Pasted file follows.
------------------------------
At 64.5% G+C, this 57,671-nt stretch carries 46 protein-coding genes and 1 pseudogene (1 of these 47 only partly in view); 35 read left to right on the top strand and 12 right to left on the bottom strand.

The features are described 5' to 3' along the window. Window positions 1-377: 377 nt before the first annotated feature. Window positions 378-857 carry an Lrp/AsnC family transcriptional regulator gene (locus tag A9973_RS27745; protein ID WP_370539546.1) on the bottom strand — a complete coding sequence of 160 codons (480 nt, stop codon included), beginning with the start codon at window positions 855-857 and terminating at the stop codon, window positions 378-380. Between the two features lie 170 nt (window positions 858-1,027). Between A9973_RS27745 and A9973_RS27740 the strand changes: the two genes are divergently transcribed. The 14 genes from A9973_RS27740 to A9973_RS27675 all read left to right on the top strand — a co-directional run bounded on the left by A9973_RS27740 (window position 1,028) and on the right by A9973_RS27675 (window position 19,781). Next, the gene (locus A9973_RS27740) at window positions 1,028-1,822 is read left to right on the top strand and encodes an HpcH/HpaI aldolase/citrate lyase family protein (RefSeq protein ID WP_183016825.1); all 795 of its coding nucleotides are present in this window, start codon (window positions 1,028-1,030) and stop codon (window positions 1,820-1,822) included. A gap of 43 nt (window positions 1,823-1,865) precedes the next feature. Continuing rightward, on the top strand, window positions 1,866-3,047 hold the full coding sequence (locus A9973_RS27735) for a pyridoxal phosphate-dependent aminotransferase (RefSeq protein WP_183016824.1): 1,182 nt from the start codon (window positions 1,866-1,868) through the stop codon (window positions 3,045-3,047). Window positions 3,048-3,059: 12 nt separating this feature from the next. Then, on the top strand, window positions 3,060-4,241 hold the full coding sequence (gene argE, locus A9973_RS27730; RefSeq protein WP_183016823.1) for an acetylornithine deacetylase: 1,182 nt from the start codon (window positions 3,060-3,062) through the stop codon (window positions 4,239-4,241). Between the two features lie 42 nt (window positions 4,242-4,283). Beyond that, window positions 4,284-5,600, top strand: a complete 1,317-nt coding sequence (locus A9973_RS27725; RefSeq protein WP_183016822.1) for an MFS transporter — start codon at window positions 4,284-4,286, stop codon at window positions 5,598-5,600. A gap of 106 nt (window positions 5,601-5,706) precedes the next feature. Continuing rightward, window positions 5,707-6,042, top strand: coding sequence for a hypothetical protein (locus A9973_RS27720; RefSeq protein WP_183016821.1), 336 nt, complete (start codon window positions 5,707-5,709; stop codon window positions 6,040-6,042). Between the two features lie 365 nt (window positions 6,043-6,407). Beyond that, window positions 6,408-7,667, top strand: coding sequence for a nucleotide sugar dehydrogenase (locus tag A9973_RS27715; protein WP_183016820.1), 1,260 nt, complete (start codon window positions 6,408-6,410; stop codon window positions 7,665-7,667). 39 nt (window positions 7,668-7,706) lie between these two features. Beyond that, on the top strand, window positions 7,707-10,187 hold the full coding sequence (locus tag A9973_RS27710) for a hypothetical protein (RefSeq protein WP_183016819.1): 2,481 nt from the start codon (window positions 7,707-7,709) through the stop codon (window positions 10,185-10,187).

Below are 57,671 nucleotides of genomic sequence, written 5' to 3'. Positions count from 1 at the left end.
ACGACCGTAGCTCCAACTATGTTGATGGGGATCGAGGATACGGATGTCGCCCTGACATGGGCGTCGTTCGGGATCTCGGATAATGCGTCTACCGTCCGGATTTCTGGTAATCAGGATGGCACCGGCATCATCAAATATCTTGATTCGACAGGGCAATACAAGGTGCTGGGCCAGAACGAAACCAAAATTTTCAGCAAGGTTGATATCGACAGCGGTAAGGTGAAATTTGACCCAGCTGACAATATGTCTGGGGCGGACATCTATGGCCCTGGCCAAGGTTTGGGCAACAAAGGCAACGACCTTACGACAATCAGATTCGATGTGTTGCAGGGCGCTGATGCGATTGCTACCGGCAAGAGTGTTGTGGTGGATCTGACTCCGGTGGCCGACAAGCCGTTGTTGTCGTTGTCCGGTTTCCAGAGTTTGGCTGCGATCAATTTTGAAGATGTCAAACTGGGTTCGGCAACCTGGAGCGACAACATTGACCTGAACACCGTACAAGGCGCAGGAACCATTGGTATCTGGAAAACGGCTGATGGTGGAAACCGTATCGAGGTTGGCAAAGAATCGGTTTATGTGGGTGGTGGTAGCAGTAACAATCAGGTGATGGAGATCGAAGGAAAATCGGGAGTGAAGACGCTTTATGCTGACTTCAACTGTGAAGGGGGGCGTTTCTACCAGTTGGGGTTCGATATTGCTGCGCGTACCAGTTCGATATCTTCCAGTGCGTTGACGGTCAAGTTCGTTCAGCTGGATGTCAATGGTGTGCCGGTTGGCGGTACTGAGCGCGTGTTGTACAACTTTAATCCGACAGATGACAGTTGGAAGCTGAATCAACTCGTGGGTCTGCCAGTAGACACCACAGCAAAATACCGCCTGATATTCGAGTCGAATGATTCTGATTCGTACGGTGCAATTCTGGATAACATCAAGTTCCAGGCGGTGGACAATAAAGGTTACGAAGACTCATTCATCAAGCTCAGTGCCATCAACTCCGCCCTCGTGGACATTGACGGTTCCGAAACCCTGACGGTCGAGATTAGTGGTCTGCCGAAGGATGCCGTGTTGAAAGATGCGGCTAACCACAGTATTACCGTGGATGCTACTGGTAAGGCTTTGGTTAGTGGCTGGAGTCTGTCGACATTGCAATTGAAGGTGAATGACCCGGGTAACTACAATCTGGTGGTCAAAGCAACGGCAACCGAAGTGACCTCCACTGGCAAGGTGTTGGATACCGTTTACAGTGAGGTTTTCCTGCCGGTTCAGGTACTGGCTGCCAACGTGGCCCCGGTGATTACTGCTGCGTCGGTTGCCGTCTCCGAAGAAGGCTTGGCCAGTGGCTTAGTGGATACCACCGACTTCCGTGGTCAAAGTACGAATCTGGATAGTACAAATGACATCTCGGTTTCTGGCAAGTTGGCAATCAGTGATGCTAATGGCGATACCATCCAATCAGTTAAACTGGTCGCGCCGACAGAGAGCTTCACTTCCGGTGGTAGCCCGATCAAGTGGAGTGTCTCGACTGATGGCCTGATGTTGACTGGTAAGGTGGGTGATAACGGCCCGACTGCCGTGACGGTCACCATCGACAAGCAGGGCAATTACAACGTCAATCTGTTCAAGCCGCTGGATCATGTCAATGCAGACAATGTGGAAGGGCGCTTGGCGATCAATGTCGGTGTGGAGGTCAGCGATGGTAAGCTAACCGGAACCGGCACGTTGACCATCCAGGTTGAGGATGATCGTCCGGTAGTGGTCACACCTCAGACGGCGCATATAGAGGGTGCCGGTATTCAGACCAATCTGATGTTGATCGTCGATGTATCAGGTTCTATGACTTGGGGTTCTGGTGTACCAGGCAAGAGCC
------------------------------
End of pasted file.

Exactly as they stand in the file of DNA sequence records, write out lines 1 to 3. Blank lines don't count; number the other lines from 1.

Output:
At 64.5% G+C, this 57,671-nt stretch carries 46 protein-coding genes and 1 pseudogene (1 of these 47 only partly in view); 35 read left to right on the top strand and 12 right to left on the bottom strand.

The features are described 5' to 3' along the window. Window positions 1-377: 377 nt before the first annotated feature. Window positions 378-857 carry an Lrp/AsnC family transcriptional regulator gene (locus tag A9973_RS27745; protein ID WP_370539546.1) on the bottom strand — a complete coding sequence of 160 codons (480 nt, stop codon included), beginning with the start codon at window positions 855-857 and terminating at the stop codon, window positions 378-380. Between the two features lie 170 nt (window positions 858-1,027). Between A9973_RS27745 and A9973_RS27740 the strand changes: the two genes are divergently transcribed. The 14 genes from A9973_RS27740 to A9973_RS27675 all read left to right on the top strand — a co-directional run bounded on the left by A9973_RS27740 (window position 1,028) and on the right by A9973_RS27675 (window position 19,781). Next, the gene (locus A9973_RS27740) at window positions 1,028-1,822 is read left to right on the top strand and encodes an HpcH/HpaI aldolase/citrate lyase family protein (RefSeq protein ID WP_183016825.1); all 795 of its coding nucleotides are present in this window, start codon (window positions 1,028-1,030) and stop codon (window positions 1,820-1,822) included. A gap of 43 nt (window positions 1,823-1,865) precedes the next feature. Continuing rightward, on the top strand, window positions 1,866-3,047 hold the full coding sequence (locus A9973_RS27735) for a pyridoxal phosphate-dependent aminotransferase (RefSeq protein WP_183016824.1): 1,182 nt from the start codon (window positions 1,866-1,868) through the stop codon (window positions 3,045-3,047). Window positions 3,048-3,059: 12 nt separating this feature from the next. Then, on the top strand, window positions 3,060-4,241 hold the full coding sequence (gene argE, locus A9973_RS27730; RefSeq protein WP_183016823.1) for an acetylornithine deacetylase: 1,182 nt from the start codon (window positions 3,060-3,062) through the stop codon (window positions 4,239-4,241). Between the two features lie 42 nt (window positions 4,242-4,283). Beyond that, window positions 4,284-5,600, top strand: a complete 1,317-nt coding sequence (locus A9973_RS27725; RefSeq protein WP_183016822.1) for an MFS transporter — start codon at window positions 4,284-4,286, stop codon at window positions 5,598-5,600. A gap of 106 nt (window positions 5,601-5,706) precedes the next feature. Continuing rightward, window positions 5,707-6,042, top strand: coding sequence for a hypothetical protein (locus A9973_RS27720; RefSeq protein WP_183016821.1), 336 nt, complete (start codon window positions 5,707-5,709; stop codon window positions 6,040-6,042). Between the two features lie 365 nt (window positions 6,043-6,407). Beyond that, window positions 6,408-7,667, top strand: coding sequence for a nucleotide sugar dehydrogenase (locus tag A9973_RS27715; protein WP_183016820.1), 1,260 nt, complete (start codon window positions 6,408-6,410; stop codon window positions 7,665-7,667). 39 nt (window positions 7,668-7,706) lie between these two features. Beyond that, on the top strand, window positions 7,707-10,187 hold the full coding sequence (locus tag A9973_RS27710) for a hypothetical protein (RefSeq protein WP_183016819.1): 2,481 nt from the start codon (window positions 7,707-7,709) through the stop codon (window positions 10,185-10,187).

Below are 57,671 nucleotides of genomic sequence, written 5' to 3'. Positions count from 1 at the left end.